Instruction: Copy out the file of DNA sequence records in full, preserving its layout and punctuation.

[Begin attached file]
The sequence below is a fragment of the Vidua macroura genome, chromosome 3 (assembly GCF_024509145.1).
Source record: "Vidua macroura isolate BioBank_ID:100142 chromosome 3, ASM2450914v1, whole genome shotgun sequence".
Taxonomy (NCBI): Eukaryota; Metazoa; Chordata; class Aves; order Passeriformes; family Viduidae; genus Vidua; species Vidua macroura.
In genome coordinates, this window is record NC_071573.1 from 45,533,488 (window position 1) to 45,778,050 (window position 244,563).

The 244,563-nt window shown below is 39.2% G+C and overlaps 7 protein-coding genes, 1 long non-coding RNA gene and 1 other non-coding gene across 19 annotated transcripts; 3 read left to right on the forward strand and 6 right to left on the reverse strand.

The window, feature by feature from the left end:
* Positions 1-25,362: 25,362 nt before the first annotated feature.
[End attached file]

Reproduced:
The sequence below is a fragment of the Vidua macroura genome, chromosome 3 (assembly GCF_024509145.1).
Source record: "Vidua macroura isolate BioBank_ID:100142 chromosome 3, ASM2450914v1, whole genome shotgun sequence".
Taxonomy (NCBI): Eukaryota; Metazoa; Chordata; class Aves; order Passeriformes; family Viduidae; genus Vidua; species Vidua macroura.
In genome coordinates, this window is record NC_071573.1 from 45,533,488 (window position 1) to 45,778,050 (window position 244,563).

The 244,563-nt window shown below is 39.2% G+C and overlaps 7 protein-coding genes, 1 long non-coding RNA gene and 1 other non-coding gene across 19 annotated transcripts; 3 read left to right on the forward strand and 6 right to left on the reverse strand.

The window, feature by feature from the left end:
* Positions 1-25,362: 25,362 nt before the first annotated feature.